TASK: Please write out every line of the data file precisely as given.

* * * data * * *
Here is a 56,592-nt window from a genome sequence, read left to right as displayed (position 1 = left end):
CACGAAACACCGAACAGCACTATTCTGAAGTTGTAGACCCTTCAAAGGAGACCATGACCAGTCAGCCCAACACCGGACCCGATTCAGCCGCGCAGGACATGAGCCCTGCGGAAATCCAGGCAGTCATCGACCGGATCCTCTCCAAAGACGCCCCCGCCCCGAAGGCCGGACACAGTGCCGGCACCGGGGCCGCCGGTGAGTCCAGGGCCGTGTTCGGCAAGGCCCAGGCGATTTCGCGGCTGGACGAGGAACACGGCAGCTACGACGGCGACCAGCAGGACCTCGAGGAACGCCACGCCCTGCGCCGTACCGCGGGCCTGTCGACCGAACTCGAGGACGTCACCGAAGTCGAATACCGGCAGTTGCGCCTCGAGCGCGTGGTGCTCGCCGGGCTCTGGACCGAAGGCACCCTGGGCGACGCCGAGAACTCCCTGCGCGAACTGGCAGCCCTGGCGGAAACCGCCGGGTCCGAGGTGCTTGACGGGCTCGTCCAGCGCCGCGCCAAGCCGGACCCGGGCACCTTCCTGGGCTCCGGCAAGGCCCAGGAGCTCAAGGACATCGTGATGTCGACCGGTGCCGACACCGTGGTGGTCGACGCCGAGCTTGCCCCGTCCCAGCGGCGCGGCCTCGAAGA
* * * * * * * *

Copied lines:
Here is a 56,592-nt window from a genome sequence, read left to right as displayed (position 1 = left end):
CACGAAACACCGAACAGCACTATTCTGAAGTTGTAGACCCTTCAAAGGAGACCATGACCAGTCAGCCCAACACCGGACCCGATTCAGCCGCGCAGGACATGAGCCCTGCGGAAATCCAGGCAGTCATCGACCGGATCCTCTCCAAAGACGCCCCCGCCCCGAAGGCCGGACACAGTGCCGGCACCGGGGCCGCCGGTGAGTCCAGGGCCGTGTTCGGCAAGGCCCAGGCGATTTCGCGGCTGGACGAGGAACACGGCAGCTACGACGGCGACCAGCAGGACCTCGAGGAACGCCACGCCCTGCGCCGTACCGCGGGCCTGTCGACCGAACTCGAGGACGTCACCGAAGTCGAATACCGGCAGTTGCGCCTCGAGCGCGTGGTGCTCGCCGGGCTCTGGACCGAAGGCACCCTGGGCGACGCCGAGAACTCCCTGCGCGAACTGGCAGCCCTGGCGGAAACCGCCGGGTCCGAGGTGCTTGACGGGCTCGTCCAGCGCCGCGCCAAGCCGGACCCGGGCACCTTCCTGGGCTCCGGCAAGGCCCAGGAGCTCAAGGACATCGTGATGTCGACCGGTGCCGACACCGTGGTGGTCGACGCCGAGCTTGCCCCGTCCCAGCGGCGCGGCCTCGAAGA